The Mechanical Advantage team plans to include a practical demonstration in their presentation by hoisting Mr. Roy off the deck.

However, using just a single pulley and lead, we can see that Monet's force is no match for Mr. Roy's mass.

Quickly now! Lay on more hands! Not even the combined force of Erica, Monet, and Roberto can budge him! How many leads will it take to lift a history teacher off the deck?

1300 hours

As the afternoon continues, the students are mostly occupied with their presentation belowdecks, with the senior crew working on various ship projects up above. Our rigger and bosun have shifted back to the mizzen mast, where they are working on rerigging the lateen sail.

1315 hours

Once again the whole crew takes a break from work to enjoy a quick meal.

1330 hours

After lunch, the students return to their work. Astern of the main mast, Claudio and Teara from the Statistical Analysis team are working on their presentation graph with their senior crew advisor, Ms. Bisson.

1345 hours

The students spend the day alternating between their projects and their ship duties. Kelsey keeps Bibi company at the helm for a few minutes before he takes over for the lookout on the foredeck.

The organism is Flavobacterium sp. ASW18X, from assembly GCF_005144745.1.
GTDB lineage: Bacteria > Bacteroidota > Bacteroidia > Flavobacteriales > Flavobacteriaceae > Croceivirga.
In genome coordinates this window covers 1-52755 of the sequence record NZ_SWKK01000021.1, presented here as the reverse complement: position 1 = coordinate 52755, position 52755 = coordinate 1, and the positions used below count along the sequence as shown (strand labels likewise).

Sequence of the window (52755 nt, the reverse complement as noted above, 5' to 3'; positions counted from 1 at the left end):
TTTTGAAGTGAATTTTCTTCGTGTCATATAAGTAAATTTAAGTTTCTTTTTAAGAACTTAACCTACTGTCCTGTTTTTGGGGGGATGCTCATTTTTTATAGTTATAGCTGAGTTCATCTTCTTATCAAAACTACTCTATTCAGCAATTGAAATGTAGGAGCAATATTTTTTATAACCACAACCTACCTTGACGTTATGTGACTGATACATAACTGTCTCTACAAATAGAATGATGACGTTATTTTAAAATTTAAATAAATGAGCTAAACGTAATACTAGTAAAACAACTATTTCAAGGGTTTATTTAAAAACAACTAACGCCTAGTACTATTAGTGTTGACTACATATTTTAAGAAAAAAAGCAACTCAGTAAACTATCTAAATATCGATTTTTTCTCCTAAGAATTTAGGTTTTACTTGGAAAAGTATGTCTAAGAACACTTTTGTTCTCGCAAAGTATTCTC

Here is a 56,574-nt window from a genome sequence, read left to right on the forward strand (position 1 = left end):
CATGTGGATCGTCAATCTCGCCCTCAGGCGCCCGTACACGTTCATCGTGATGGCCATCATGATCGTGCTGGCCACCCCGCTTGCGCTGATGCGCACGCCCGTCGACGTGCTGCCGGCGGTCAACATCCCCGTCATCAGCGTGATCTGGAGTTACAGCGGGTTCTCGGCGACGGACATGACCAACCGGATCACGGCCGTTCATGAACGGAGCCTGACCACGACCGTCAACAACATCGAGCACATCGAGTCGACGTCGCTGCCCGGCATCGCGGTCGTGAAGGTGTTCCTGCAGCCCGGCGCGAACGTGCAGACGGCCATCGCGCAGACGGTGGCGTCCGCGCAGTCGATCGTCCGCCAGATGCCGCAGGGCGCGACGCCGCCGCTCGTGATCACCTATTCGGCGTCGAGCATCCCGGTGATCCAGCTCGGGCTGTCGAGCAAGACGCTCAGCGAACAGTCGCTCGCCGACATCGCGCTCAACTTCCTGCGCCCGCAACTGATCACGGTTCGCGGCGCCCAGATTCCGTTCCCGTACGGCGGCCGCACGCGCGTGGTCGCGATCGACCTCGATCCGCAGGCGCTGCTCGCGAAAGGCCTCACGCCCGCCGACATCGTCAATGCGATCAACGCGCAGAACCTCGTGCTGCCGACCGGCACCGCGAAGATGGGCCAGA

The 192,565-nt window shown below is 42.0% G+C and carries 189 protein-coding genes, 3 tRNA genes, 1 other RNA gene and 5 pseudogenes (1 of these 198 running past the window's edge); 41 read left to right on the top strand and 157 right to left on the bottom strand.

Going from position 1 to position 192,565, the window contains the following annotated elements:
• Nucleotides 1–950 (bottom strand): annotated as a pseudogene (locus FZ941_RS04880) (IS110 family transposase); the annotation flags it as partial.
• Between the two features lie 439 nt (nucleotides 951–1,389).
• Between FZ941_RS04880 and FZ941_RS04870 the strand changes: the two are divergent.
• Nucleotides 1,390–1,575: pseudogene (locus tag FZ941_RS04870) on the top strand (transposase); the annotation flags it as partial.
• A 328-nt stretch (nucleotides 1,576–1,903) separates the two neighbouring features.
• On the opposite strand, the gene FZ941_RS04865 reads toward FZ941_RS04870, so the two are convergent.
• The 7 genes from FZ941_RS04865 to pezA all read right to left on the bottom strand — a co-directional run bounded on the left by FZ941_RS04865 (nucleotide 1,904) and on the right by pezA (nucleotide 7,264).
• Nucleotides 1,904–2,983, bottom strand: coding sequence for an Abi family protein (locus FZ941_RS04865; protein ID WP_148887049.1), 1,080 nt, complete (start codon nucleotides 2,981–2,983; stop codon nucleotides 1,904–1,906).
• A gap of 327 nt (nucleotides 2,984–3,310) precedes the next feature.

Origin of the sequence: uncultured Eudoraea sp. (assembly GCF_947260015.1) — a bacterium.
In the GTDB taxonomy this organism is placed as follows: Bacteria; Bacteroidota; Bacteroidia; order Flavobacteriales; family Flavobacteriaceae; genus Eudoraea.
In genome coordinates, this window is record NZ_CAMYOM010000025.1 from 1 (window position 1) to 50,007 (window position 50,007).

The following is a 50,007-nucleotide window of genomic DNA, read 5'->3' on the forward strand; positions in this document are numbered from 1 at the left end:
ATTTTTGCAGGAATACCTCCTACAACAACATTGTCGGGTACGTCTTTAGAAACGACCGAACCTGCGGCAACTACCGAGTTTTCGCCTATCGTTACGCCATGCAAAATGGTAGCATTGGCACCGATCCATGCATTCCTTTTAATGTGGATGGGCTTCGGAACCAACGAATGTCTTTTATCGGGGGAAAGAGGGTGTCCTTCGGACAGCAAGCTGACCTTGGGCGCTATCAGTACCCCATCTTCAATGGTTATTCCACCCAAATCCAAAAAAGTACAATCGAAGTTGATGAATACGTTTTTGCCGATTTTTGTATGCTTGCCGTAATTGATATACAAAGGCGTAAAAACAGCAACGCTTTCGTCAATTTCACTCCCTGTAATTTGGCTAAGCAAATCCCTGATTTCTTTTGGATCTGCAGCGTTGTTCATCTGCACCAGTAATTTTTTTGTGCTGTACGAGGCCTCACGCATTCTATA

1415 hours

Just around this bend lies the Half Moon's next port of call.

The students are also in the final stretch of creating their presentation materials.

From one end of the orlop deck to the other, we find students compiling graphs, double-checking their data, and writing up their experiments.

Daniel and Claudio from the Statistical Analysis team are picking colors to differentiate their project's trained and untrained results.

Over in the Celestial Tracking department, Amanda quietly evaluates her team's work...

...while Karl works with Ms. Reilly to locate our general position within the Eastern Standard Time Zone.

1445 hours

We've reached our destination for the day: Seabord Marina in Glastonbury.

1500 hours

We pass our mooring lines to the marina's trained dockside crew.

Our line handlers onboard take up the slack and the ship is soon secure.

Ending Position: Docked at Seaboard Marina, Glastonbury, CT.
Latitude: 41˚ 39.0' N
Longitude: 072˚ 37.3' W

This is our third visit to the Seaboard Marina, which has always proven dependable and friendly in the past.

1515 hours

By now, the research teams have completed their materials and are intently rehearsing their roles in the presentation itself.

With the students focused on their work below decks, the senior crew is busy on shore, inserting protective fenders between the dock and the Half Moon's hull.

1545 hours